Winter comes and goes these days. February has embraced all of the seasons in a few short weeks, from bitter winter to balmy summer. Earlier in the month, January’s snow melted into the ground and a thick fog rose overnight, transforming the woodland into a mysterious world of gray and black.  forestfog

Later, the sun appeared and burned away the blanket of fog, revealing the bold architecture of oak trees stark against a bright blue sky. (Click on any photo to enlarge)

Temperatures continued to warm last week until many early flowers burst into full bloom while shrubs and trees began to swell with buds and leaves. The black and white and gray of winter was suddenly sparked with color.

More hellebore (Helleborus orientalis) flowers open each day, a few weeks earlier than usual. Many have self-seeded and spread under trees and shrubs; a few are named varieties. A favorite is the almost black double flowered ‘Onyx Odyssey’. The unusual green flowers and uniquely patterned foliage of the fetid hellebore (Helleborus foetidus) punctuate the edge of the woodlands.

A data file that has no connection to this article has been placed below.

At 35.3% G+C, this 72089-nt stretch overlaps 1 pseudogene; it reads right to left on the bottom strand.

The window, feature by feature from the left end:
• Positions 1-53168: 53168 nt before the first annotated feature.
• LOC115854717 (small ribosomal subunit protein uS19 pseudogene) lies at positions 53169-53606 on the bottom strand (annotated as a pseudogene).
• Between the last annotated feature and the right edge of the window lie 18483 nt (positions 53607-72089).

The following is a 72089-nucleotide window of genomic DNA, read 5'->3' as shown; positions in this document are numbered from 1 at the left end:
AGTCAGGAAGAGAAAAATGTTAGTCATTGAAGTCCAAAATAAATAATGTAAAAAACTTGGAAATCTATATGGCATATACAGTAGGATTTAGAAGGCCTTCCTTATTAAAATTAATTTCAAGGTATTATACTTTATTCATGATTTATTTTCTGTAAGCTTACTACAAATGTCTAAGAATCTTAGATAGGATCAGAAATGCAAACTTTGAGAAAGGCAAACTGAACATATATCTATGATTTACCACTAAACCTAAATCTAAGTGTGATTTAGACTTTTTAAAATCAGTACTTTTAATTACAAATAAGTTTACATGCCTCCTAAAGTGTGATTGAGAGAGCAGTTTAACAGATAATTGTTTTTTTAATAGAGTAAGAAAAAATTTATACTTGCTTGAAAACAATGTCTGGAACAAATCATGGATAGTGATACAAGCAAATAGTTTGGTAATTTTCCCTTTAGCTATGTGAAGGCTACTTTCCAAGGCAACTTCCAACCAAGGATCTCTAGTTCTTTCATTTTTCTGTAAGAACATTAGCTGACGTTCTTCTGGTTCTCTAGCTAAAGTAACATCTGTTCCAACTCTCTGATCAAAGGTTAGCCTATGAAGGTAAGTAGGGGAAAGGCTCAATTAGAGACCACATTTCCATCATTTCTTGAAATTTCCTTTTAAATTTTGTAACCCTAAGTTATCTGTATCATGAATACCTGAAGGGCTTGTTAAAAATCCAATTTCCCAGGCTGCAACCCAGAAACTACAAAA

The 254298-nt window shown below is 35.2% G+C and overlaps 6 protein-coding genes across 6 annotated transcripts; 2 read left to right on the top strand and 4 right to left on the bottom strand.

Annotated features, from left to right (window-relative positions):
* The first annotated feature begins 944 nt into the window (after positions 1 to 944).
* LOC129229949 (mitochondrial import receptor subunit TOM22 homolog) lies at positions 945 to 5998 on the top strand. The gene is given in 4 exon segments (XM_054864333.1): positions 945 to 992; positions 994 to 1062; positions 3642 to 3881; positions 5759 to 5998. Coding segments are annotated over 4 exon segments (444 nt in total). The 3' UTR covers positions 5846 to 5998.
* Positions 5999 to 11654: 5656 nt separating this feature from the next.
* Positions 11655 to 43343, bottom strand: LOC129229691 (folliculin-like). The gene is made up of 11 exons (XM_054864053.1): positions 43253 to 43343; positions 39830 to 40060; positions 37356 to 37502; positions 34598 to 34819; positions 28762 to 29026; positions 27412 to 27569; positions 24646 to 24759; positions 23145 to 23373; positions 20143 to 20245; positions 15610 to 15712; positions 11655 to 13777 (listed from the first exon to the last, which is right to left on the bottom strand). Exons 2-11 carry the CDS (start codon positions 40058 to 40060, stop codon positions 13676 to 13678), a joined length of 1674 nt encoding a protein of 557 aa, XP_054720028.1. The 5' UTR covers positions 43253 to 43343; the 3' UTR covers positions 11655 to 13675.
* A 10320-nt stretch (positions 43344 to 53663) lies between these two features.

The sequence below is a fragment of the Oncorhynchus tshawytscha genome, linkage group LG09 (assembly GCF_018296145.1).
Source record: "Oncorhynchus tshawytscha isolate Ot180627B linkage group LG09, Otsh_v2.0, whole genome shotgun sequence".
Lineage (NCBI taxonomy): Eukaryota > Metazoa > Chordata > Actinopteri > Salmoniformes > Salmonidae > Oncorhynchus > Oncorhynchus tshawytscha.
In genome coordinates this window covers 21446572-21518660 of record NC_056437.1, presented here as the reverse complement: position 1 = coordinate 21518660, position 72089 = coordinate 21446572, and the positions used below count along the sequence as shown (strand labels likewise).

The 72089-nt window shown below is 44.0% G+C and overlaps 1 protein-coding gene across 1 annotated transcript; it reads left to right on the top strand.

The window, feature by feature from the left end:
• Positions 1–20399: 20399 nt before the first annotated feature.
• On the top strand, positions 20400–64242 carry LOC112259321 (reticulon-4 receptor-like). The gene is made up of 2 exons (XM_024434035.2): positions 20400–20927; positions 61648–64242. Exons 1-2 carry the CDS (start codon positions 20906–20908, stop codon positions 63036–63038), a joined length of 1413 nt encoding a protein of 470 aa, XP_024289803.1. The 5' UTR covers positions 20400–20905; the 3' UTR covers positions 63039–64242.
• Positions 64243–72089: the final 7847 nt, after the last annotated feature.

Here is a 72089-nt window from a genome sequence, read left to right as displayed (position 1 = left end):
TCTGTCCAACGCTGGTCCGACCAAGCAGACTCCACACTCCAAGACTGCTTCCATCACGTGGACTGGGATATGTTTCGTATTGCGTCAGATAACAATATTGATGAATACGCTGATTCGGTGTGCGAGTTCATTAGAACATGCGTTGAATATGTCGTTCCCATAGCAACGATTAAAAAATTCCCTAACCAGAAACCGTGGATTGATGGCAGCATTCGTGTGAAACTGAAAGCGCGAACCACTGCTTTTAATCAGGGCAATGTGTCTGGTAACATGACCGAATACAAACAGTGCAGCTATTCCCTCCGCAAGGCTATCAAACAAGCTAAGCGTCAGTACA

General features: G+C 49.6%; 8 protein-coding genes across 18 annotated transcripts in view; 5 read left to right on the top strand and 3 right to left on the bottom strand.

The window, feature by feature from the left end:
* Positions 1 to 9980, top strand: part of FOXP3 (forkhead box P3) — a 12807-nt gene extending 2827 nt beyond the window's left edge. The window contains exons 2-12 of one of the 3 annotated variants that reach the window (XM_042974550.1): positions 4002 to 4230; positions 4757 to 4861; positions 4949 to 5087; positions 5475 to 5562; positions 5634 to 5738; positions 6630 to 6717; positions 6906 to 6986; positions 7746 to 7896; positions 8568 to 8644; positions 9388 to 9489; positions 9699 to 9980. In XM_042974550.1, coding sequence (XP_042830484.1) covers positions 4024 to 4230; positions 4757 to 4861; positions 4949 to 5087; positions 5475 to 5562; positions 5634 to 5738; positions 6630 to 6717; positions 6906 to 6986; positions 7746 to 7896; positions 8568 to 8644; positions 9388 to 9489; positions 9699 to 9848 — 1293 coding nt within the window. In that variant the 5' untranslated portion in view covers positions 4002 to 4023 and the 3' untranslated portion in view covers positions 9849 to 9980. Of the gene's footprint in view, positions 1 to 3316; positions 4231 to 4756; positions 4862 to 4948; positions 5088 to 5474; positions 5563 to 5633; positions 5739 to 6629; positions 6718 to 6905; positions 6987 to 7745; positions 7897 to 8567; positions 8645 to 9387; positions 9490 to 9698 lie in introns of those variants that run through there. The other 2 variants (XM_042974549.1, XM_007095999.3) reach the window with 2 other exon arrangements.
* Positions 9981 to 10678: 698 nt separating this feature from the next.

The temperatures have plunged once again and gardeners can only hope that the early growth won’t be damaged by the return of winter. But the anticipation of spring has begun. (Click on any photo for a full size version; all photos ©2017 Lynn Emberg Purse)

Every gardener knows that under the cloak of winter lies a miracle … a seed waiting to sprout, a bulb opening to the light, a bud straining to unfurl. And the anticipation nurtures our dream. ~ Barbara Winkler

Visiting Gardens

Creativity is contagious, pass it on ~Albert Einstein

One thing gardeners love to do is to visit other gardens. It is a chance to see how others  create beautiful spaces and inspire the rest of us to tweak or refine our own gardens. Inspiration and fellowship all in one package – what a great idea! This summer, I will be joining dozens of other garden bloggers from across the U.S., Canada, and the UK to visit gardens in the Washington D.C. area.15977491_1381982131833368_2823875859792622106_n